Thomas Mann joined former FEC chairman Brad Smith to discuss the real or perceived danger to the McCain-Feingold law, alternative methods of finance reform and more, in a week long debate for the Los Angeles Times. Read the Entire Debate
First a brief note on your portrayal yesterday of the “actual facts” of the case. He neglects to mention that the Wisconsin Right to Life group apparently never had occasion before the enactment of McCain-Feingold to run and finance broadcast ads that fell into the net of electioneering communications; that the group used non-broadcast media when multiple cloture votes were taken on judicial nominees in the Senate and only switched to radio and TV ads when they fell within the statutory electioneering period and the Senate was in recess; and Wisconsin Right to Life ran no broadcast ads after the election in early 2005 when the filibuster controversy reached its peak and other groups spent more than $8.5 million on ads related to the issue. Sure looks like a manufactured “lobbying” case to me.
By itself FEC v. WRTL does not reverse most of the campaign finance laws and regulations that are on the books. The party soft money pillar of McCain-Feingold remains in place as does the formal structure of its “issue ads” section. Contribution limits and disclosure requirements continue undisturbed by the ruling. In this narrow sense, I agree with Brad. But Justice Alito has invited a broader challenge to the electioneering communications provision of the law. (Will anyone be surprised when another James Bopp case reaches the court?) Both Alito and the chief justice appear philosophically disposed to overturn it. How much and for how long will they be constrained by incrementalism? Moreover, they may soon confront a legal morass as lower courts confront the difficulty of administering the vague and subjective test WRTL set for as-applied exemptions.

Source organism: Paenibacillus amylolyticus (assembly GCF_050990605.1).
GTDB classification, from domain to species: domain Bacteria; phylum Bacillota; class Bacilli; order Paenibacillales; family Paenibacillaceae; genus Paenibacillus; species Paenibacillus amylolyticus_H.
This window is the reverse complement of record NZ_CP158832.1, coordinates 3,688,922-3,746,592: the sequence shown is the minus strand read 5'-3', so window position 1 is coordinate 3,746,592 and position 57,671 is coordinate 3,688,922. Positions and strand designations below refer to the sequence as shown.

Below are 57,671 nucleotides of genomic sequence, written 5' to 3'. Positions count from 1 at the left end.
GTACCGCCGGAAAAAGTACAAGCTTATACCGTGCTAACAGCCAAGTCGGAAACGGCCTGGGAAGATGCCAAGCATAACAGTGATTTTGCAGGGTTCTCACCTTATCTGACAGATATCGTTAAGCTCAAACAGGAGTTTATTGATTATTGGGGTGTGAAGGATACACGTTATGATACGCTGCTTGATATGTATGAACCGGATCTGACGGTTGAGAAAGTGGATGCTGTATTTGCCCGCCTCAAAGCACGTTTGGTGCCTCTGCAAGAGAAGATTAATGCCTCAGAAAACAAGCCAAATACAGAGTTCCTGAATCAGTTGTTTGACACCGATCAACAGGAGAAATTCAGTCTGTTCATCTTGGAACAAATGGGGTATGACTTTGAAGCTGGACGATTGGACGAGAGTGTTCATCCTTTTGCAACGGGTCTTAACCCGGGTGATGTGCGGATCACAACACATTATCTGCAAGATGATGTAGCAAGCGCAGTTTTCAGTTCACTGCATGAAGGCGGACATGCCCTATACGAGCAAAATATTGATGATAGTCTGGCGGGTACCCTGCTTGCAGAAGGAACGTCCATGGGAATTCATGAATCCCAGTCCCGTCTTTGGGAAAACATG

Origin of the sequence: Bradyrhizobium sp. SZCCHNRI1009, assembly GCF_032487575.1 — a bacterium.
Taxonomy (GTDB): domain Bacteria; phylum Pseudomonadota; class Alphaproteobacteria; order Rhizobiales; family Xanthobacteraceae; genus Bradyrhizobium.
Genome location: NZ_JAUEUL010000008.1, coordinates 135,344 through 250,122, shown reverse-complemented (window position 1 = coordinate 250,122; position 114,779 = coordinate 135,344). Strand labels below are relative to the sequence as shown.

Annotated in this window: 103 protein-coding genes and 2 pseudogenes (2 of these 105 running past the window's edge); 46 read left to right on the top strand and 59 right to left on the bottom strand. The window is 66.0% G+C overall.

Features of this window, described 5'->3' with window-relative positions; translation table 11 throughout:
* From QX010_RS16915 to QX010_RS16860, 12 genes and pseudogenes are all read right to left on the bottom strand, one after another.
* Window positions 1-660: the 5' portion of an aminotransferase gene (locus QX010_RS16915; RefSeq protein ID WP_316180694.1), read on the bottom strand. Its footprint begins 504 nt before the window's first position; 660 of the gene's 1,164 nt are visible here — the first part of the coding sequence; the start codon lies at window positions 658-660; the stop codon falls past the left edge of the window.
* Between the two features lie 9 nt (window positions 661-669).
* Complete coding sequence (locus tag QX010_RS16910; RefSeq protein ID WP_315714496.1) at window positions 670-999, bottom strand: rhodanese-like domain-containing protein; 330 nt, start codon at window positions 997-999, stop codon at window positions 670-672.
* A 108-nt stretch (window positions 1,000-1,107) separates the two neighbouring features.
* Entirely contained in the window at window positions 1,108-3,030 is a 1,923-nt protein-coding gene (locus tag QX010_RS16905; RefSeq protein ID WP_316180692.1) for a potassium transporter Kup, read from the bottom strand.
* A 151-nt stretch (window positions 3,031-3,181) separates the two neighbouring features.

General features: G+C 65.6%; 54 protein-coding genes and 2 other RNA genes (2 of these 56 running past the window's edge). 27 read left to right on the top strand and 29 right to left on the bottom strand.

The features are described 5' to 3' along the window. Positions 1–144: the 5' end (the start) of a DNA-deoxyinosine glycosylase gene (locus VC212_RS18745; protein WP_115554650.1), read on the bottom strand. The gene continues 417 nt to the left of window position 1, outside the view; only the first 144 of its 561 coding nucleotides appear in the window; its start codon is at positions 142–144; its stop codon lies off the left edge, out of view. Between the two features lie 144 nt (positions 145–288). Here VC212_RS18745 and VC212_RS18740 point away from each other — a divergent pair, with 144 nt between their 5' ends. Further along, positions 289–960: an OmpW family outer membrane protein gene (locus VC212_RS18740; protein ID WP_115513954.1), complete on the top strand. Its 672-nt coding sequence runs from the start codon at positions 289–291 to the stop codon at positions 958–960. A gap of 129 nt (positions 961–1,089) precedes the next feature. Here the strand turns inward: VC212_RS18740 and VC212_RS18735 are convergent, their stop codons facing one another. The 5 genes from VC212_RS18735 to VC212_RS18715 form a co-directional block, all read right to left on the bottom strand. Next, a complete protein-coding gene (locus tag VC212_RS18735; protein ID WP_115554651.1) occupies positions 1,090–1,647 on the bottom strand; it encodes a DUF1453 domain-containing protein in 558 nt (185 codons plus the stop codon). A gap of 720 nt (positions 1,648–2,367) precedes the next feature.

Moreover, the chief justice’s language in WRTL suggests that he believes that First Amendment speech rights of corporations are as compelling and non-negotiable as those of individuals. That is a significant change in jurisprudence (overruling the 1990 Austin decision in all but name) and could presage a wholesale reversal of campaign finance law. I suspect a frontal challenge to Austin is already in the works.
Finally, the court’s opinions in WRTL make clear there are now three justices (Kennedy, Scalia and Thomas) ready to overrule Buckley and the entire edifice of campaign finance law going back as far as 1907. My sense is that Alito and Roberts would be happy to join them but feel constrained from moving too quickly by their confirmation hearing statements on stare decisis. Brad, you may be giddy about the prospect of a deregulated world of campaign finance (what I call a state of nature), but you’re understandably cautious about forecasting such a dramatic shift. After all, achieving one’s fondest hopes oftentimes proves problematic. It could presage a political counter-revolution whose achievements you find much less satisfying.